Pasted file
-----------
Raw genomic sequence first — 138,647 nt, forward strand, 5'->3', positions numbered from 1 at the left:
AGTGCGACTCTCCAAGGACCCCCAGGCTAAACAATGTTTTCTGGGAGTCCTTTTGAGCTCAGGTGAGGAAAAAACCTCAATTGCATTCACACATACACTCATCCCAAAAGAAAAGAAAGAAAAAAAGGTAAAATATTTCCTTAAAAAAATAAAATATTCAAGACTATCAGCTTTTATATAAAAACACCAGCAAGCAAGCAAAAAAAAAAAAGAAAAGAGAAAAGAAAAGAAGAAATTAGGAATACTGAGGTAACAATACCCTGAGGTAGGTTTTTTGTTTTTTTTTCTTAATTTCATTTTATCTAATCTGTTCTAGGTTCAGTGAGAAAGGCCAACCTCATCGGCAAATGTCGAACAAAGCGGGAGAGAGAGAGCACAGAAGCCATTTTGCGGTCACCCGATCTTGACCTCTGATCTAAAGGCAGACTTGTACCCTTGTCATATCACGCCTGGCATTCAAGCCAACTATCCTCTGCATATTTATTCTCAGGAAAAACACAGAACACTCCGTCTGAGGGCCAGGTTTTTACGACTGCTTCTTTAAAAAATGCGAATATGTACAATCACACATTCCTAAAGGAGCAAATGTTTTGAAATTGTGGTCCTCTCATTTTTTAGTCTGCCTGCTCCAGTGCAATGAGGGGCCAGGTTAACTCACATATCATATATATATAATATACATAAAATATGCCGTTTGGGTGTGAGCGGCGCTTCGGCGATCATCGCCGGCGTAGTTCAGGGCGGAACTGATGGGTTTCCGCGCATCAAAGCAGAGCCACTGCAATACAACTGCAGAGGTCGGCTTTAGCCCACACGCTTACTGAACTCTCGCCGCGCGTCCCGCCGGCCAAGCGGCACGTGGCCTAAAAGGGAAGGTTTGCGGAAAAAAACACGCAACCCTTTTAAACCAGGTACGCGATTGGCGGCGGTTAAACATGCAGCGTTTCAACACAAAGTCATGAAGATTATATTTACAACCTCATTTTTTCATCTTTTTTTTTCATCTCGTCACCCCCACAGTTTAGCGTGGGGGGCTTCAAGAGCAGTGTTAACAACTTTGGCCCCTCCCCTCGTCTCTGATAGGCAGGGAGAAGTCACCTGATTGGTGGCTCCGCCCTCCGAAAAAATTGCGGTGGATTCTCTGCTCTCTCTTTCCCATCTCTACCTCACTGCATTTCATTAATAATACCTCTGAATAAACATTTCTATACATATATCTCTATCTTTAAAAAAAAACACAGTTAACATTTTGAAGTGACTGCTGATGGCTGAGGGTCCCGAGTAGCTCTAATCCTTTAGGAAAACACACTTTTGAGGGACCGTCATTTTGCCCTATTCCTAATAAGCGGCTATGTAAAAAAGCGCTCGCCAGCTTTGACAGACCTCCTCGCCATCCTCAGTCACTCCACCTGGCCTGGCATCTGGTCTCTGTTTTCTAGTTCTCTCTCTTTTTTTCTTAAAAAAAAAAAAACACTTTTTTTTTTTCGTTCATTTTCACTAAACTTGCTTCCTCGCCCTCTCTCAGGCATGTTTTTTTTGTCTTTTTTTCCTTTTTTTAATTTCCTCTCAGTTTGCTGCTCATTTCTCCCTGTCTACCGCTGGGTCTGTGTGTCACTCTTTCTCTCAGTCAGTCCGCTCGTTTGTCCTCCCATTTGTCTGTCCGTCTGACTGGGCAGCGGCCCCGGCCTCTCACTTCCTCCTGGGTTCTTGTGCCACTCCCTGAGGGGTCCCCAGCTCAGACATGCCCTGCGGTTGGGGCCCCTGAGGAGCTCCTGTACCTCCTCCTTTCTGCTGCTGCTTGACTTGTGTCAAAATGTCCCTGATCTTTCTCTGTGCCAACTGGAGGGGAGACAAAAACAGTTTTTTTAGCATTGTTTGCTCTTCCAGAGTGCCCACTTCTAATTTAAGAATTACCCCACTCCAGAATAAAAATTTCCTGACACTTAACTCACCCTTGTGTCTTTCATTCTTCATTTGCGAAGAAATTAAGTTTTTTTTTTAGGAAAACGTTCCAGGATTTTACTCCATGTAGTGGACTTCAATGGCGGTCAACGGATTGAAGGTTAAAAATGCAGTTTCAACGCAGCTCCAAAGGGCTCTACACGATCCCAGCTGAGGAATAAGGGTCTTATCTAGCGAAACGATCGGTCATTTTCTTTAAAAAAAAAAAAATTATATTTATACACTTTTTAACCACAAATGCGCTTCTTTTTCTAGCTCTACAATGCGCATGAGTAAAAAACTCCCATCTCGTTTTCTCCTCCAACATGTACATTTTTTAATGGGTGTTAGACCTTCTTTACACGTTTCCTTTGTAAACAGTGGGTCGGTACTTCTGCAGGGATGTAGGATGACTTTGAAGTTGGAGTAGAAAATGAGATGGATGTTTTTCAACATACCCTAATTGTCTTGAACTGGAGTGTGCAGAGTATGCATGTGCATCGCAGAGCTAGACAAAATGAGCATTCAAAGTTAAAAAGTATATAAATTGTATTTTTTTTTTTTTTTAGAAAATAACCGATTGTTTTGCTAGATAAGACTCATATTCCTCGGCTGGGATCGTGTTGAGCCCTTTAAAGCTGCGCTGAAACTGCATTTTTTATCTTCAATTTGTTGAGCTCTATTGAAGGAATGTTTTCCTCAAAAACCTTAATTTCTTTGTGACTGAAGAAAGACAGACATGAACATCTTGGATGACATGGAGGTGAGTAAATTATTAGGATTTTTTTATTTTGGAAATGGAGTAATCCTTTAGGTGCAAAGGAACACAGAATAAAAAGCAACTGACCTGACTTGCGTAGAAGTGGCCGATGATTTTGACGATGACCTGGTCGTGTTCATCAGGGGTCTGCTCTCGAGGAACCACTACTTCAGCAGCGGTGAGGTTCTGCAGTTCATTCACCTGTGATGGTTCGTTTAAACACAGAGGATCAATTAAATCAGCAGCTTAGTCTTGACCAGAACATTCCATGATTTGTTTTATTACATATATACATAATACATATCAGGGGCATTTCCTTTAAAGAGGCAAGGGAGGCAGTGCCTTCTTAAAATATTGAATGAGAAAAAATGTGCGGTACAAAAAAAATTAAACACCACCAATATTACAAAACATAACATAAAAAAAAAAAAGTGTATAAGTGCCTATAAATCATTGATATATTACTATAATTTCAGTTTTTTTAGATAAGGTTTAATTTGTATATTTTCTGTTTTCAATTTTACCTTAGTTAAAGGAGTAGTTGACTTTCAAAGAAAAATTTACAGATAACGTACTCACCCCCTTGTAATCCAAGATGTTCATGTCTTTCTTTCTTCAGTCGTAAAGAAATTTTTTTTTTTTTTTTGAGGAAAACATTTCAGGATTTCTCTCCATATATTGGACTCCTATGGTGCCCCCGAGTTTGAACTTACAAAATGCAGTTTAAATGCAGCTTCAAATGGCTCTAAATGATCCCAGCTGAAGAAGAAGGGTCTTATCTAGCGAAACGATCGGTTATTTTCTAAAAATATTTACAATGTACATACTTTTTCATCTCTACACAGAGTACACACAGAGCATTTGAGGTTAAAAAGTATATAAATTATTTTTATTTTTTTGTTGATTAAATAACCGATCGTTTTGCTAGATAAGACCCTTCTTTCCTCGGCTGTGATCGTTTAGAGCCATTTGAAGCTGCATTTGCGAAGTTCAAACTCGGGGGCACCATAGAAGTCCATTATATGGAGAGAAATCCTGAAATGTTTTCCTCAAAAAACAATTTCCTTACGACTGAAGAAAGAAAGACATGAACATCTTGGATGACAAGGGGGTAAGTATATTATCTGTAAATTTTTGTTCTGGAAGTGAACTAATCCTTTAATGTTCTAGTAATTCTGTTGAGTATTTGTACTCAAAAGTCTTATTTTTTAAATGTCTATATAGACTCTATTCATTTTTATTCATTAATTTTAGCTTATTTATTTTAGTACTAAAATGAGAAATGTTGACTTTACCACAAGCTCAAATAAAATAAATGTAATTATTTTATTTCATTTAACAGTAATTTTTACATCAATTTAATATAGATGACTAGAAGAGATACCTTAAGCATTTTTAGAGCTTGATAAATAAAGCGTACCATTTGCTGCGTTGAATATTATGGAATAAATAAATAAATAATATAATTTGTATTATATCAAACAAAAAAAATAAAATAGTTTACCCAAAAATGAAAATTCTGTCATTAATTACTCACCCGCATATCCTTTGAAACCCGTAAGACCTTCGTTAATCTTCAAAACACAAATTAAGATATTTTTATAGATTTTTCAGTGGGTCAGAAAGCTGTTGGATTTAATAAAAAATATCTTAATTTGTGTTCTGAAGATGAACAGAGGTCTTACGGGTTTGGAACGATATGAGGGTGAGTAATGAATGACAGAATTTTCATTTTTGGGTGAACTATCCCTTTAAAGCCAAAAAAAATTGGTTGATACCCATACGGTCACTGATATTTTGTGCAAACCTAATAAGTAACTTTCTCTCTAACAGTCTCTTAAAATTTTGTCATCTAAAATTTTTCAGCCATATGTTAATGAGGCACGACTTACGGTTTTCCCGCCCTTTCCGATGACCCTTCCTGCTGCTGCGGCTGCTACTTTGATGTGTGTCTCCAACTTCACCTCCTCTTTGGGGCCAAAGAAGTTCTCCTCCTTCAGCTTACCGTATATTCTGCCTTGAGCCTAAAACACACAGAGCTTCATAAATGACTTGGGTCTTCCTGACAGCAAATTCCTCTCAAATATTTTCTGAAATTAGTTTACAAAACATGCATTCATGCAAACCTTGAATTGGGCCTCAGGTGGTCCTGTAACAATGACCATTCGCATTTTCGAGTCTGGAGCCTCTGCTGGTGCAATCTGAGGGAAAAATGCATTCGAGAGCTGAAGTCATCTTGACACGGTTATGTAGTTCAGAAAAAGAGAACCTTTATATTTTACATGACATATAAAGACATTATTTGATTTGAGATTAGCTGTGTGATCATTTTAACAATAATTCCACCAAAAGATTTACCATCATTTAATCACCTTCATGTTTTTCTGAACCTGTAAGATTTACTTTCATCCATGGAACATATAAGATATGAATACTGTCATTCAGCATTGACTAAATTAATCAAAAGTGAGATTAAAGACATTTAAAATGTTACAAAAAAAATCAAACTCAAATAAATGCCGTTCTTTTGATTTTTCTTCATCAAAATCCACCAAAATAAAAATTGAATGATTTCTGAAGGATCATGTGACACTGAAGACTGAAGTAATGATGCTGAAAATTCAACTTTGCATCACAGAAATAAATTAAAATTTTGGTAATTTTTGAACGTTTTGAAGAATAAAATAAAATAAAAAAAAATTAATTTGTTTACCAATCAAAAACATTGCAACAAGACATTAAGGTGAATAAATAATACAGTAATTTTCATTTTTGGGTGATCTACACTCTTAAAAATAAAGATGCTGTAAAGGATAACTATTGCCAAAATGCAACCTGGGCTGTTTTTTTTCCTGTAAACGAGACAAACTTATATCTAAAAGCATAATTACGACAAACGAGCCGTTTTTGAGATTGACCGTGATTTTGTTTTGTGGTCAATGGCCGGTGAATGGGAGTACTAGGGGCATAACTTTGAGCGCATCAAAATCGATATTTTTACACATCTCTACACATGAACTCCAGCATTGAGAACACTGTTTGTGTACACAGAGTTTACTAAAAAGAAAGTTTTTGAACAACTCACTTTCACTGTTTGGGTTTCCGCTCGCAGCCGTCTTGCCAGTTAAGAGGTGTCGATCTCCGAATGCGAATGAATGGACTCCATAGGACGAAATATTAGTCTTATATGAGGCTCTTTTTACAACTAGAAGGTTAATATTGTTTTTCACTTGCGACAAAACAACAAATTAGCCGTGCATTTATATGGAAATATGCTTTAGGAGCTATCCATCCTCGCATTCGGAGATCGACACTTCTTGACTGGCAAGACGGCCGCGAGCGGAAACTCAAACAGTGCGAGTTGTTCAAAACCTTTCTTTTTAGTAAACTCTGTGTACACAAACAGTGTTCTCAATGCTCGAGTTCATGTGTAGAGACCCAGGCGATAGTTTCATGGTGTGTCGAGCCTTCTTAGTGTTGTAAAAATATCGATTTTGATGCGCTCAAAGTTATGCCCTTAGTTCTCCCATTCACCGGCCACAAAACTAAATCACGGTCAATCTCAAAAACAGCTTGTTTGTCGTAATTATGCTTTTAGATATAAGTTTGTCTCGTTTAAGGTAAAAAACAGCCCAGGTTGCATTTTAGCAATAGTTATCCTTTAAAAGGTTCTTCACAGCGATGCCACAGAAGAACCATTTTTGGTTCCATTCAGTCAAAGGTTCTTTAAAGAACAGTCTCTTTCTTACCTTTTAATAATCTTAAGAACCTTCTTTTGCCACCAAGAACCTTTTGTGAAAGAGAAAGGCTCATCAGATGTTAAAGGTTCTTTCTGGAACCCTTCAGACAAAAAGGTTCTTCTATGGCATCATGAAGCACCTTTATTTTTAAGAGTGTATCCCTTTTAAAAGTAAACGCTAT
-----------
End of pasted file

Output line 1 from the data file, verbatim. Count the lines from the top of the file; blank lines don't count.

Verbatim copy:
Raw genomic sequence first — 138,647 nt, forward strand, 5'->3', positions numbered from 1 at the left: